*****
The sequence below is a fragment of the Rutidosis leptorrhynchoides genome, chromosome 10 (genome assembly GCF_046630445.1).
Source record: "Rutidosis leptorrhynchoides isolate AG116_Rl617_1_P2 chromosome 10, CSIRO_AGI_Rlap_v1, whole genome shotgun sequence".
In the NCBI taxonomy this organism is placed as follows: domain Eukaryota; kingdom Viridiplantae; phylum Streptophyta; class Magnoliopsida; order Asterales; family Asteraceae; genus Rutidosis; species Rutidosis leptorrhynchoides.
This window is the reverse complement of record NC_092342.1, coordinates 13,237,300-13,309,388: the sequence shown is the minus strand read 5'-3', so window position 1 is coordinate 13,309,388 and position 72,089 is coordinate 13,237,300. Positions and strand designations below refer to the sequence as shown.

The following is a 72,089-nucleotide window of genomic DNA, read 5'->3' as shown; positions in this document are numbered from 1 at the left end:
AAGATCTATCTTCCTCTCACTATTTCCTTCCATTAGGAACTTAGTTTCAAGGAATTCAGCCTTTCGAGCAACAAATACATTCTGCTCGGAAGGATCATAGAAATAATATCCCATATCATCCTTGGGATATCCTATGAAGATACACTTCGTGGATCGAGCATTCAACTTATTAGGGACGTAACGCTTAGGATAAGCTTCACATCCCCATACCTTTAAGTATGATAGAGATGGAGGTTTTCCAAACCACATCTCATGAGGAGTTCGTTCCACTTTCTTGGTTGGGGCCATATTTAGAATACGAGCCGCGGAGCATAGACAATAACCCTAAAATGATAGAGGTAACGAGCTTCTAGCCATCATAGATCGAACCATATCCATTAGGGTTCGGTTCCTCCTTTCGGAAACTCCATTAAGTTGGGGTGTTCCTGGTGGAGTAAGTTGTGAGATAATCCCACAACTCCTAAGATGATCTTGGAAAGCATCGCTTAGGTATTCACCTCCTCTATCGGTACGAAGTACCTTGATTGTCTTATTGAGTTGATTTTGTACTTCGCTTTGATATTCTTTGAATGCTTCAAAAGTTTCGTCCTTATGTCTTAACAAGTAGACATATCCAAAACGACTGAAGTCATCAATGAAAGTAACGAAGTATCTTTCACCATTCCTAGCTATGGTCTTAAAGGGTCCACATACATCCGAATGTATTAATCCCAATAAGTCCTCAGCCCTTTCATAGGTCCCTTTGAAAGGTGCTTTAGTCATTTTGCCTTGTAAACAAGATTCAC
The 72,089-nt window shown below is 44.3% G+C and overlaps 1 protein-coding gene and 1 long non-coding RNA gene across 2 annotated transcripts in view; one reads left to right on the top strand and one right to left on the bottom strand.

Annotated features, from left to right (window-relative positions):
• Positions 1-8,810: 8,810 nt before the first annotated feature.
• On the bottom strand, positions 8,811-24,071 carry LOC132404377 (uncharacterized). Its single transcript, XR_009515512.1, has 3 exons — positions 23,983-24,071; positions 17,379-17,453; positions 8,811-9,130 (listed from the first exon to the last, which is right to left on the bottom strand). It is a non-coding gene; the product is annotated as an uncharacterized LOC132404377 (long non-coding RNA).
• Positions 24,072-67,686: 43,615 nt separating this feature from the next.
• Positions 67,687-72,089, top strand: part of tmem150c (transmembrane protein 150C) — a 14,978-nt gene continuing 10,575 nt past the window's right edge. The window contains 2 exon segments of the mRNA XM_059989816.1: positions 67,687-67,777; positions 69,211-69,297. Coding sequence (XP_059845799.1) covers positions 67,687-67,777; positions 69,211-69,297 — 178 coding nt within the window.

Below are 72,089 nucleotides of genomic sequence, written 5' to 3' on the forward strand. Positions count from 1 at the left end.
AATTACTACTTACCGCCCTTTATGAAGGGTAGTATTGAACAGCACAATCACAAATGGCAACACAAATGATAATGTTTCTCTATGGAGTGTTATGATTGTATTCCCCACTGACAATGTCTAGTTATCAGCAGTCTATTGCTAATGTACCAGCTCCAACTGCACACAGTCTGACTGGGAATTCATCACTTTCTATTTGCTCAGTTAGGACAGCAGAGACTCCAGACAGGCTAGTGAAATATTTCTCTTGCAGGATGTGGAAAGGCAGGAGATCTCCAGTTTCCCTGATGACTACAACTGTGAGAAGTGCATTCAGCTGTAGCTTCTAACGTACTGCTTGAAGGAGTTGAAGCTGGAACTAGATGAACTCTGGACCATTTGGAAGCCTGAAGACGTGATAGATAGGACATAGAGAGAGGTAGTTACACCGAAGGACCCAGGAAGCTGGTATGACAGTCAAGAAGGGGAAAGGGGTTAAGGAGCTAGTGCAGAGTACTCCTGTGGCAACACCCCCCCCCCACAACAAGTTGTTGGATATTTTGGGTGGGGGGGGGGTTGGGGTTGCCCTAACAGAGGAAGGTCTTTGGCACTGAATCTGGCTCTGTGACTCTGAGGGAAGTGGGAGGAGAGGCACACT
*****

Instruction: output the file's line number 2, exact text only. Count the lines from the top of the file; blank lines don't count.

Source record: "Rutidosis leptorrhynchoides isolate AG116_Rl617_1_P2 chromosome 10, CSIRO_AGI_Rlap_v1, whole genome shotgun sequence".